If it has been years since you have had contact with your spouse you should have your lawyer attempt to make contact before you try to file for divorce.
There is always a possibility they may have passed away in the time since you last saw them. In that case, it would be a waste of the court's time to go through any divorce proceedings.
Read More: How Can I Divorce My Husband Easily?
How Do You Serve a Missing Spouse?
If your spouse walked out on your marriage and has had no contact, you could have difficulty locating them. Every effort should be made to serve them with divorce papers. You will have to show the court proof that attempts were made to find them before they will move forward.
Your lawyer should be able to take a lot of this burden from you. If you give them the names of as many family and friends of your spouse as possible, their staff will contact them for you.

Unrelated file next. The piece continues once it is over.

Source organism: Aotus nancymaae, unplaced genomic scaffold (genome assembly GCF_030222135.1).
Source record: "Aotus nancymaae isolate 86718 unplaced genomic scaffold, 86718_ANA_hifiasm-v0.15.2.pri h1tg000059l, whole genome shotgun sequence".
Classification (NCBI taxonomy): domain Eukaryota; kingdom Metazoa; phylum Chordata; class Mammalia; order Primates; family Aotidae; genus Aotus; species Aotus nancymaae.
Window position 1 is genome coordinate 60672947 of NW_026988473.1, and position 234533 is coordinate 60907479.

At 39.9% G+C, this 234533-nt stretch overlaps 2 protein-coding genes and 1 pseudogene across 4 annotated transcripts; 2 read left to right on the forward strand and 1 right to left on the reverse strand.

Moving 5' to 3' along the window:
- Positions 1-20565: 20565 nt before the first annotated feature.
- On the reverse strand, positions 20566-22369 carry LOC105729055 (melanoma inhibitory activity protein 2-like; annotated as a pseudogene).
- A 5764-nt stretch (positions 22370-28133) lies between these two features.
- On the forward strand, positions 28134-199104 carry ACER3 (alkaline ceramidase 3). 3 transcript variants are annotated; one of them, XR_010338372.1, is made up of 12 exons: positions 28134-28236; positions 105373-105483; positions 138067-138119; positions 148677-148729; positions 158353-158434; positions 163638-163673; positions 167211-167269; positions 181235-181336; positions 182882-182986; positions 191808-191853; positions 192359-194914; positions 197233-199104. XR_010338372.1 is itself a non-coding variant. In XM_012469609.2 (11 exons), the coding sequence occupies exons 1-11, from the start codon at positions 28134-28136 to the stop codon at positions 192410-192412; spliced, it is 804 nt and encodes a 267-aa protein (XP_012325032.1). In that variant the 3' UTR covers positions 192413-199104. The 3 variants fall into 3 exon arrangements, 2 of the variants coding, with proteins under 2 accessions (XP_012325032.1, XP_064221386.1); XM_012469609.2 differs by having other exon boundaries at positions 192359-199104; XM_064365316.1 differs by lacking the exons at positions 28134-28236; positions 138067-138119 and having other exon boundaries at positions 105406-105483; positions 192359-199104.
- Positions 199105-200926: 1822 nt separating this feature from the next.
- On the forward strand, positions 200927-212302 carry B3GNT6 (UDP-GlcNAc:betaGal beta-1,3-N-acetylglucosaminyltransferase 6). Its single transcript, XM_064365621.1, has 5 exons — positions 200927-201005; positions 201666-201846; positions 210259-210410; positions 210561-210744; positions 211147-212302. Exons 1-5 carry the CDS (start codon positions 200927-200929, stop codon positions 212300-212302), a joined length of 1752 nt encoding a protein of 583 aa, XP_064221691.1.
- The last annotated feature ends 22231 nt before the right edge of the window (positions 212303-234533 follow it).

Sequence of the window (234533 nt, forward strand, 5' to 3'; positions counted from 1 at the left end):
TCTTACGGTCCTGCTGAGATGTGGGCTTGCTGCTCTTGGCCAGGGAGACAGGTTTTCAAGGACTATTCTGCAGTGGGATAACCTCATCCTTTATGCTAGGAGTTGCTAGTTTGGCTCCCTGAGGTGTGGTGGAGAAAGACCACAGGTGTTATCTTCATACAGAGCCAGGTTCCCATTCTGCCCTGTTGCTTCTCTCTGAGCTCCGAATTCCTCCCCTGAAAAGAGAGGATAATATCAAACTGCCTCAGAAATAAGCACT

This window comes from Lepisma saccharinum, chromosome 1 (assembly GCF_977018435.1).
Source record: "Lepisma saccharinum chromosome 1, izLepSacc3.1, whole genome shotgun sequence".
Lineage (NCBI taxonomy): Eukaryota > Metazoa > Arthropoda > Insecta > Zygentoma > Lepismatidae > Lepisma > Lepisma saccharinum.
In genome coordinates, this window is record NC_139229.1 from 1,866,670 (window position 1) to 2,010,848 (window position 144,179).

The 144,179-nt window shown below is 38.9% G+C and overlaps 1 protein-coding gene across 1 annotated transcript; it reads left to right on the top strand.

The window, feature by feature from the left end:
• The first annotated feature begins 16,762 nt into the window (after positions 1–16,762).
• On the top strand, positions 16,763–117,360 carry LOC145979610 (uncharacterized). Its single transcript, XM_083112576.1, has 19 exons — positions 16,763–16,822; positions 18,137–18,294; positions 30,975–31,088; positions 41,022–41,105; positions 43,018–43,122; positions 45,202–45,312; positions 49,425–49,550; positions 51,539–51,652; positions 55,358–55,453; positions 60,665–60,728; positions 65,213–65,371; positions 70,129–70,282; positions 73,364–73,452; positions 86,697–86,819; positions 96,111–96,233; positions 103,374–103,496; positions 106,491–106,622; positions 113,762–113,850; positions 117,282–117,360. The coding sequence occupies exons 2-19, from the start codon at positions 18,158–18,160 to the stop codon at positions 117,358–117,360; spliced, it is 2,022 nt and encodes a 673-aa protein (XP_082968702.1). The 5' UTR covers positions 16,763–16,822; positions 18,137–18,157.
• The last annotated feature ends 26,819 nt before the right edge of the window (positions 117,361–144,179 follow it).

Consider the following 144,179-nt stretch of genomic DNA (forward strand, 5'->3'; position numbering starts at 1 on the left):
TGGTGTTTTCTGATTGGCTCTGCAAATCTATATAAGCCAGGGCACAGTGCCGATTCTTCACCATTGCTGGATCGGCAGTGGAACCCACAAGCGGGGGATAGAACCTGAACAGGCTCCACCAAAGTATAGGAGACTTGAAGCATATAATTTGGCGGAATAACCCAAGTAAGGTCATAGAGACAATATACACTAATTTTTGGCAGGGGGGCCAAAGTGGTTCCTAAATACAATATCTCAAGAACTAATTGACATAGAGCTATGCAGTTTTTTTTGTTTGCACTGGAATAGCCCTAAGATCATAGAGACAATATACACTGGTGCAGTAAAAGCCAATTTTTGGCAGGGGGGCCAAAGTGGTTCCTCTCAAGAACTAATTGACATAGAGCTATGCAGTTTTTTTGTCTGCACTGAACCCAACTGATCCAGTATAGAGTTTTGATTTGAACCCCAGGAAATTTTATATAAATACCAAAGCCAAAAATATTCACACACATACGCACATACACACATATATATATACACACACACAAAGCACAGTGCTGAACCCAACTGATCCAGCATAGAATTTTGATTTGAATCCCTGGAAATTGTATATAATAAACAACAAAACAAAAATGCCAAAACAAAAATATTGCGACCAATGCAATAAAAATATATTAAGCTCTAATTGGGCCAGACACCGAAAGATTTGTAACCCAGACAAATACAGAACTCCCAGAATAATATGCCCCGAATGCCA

Every contact attempt and internet search should be logged to show the court that due diligence is done. If none of the contacts have information on your spouse’s whereabouts, the court has other options to explore.
The court can issue service by publication, meaning the divorce decree can go into an advertisement or publication generally circulated. It gives the other party ample opportunity to see it, and to contest it within a reasonable amount of time.
At one time this was done in the classified section of newspapers, but now there may be special publications or websites for this purpose.